More Numbers on Starbucks

In a previous post, I calculated that in a year, Starbucks uses around 2.916 and 2.946 billion cups in their retail stores every year. For the purpose of this post, let’s round that to 2.93 billion cups. This is something that makes your life (approaching) infinitely easier when you’re working with bounds and ranges.

Oceans of Coffee?

If you like to think about large numbers, you’re probably wondering how much liquid that represents on an aggregated level. Well, we know that drinks come in four different sizes at most stores – tall (12 fl oz), grande (16 fl oz), and venti (20 fl oz for hot drinks, 24 fl oz for cold drinks). There are also short (8 fl oz) and trenta (30 fl oz) sizes, but they aren’t available at every store.

There isn’t any good data on the distribution of drink sizes, so we’re going to have to create one that seems reasonable. Using inverse proportions (as we did in the original post) isn’t going to work here because there are two different sizes of venti, so they would be over-represented. Instead, if we assume that cold and hot drinks are purchased in equal proportions, we can average the two sizes of venti and because they belong to the same exclusive class (ie, you can’t get a hot drink in a cold venti cup) we can use this to create a proportion. The average of 20 and 24 is 22, so we can use 22 fl oz as the average size of a venti drink. Then, because we assume that smaller drinks (being of lesser cost) are purchased more often, using the inverse proportion method we calculate that the average size of a drink is 15.68 fl oz, or just shy of a grande in size.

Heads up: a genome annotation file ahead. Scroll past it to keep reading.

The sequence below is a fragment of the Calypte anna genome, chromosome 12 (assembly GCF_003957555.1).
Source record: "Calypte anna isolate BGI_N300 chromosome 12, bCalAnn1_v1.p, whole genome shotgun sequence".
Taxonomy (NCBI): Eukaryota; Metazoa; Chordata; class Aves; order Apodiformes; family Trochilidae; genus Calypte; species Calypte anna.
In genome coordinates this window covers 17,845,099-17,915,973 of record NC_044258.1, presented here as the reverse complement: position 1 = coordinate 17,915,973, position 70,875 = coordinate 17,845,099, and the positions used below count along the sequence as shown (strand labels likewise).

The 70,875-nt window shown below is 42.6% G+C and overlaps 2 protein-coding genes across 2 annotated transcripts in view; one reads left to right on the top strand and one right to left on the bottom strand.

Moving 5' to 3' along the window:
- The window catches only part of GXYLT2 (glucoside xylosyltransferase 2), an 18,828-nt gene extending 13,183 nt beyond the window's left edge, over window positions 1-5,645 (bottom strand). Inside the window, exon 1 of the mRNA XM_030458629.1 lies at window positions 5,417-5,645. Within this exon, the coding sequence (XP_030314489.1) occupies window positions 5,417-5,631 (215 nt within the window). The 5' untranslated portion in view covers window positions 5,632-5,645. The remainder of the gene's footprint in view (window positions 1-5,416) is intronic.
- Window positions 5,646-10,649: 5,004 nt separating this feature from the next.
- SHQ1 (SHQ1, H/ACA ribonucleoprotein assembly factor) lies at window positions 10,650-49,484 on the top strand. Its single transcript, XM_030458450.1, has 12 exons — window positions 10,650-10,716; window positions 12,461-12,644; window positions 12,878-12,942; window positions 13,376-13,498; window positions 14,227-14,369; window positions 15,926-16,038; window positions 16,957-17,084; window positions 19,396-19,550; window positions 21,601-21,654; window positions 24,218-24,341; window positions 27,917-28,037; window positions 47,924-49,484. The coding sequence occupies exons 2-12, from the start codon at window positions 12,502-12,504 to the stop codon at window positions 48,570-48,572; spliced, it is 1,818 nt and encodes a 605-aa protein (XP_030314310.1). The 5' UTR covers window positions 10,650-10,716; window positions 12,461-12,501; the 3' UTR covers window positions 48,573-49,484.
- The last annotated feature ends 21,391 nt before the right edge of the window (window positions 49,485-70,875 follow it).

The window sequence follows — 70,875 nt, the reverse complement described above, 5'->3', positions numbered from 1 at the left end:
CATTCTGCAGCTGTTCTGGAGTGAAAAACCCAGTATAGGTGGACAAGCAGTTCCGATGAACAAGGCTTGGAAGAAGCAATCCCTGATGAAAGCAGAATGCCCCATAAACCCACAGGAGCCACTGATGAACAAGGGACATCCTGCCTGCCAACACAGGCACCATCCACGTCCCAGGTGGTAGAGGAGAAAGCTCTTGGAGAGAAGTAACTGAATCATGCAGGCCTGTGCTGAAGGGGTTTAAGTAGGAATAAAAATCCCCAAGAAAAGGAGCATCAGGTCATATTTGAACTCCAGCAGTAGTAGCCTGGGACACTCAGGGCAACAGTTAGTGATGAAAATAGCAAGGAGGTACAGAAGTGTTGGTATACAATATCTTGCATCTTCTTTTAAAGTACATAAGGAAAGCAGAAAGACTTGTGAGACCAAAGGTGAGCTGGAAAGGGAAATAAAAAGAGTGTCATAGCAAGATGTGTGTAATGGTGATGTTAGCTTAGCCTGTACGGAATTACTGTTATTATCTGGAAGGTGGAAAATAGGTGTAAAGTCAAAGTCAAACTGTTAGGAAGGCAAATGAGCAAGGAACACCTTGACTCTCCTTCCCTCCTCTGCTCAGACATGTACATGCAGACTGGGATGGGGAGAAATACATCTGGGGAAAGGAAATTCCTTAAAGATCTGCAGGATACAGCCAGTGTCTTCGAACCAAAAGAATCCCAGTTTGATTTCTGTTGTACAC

espresso drip

So, 2.93 billion units at an average size of 15.68 fl oz indicates a total yearly production of 45.94 billion fl oz, or 358.90 million gallons, or 1.36 billion liters. According to Wolfram Alpha, this is 1/290th of the total volume of humans alive on Earth, 1/20th of the volume of concrete used in the construction of the Three Gorges Dam, or 1.3 times that volume of the Empire State Building.

Another way of thinking about this question is in terms of distance. A standard US one gallon milk jug is about 10.25 inches tall including the cap. Laid end to end, the yearly production of Starbucks placed into these jugs would form a line 58,071 miles or 93,440 kilometers in length. This is equal to 4.4 times the length of the Great Wall of China, and would wrap around the Earth at its equator 2.3 times. To travel from one end of this line to the other at the speed of light would take 312 milliseconds. Finally, this is roughly a quarter of the average distance from Earth to the Moon.

If you think about it in terms of the actual cups that Starbucks uses, using inverse proportions and this handy list of cup measurements, I calculate that the average height of a Starbucks drink is roughly 130mm or 5.12 inches. At 2.93 billion drinks per year, laid end to end this would form a line 236,768 miles (381,041 kilometers) in length. This is 60 times the circumference at the Earth at the equator, 99% of the average distance from Earth to the Moon.

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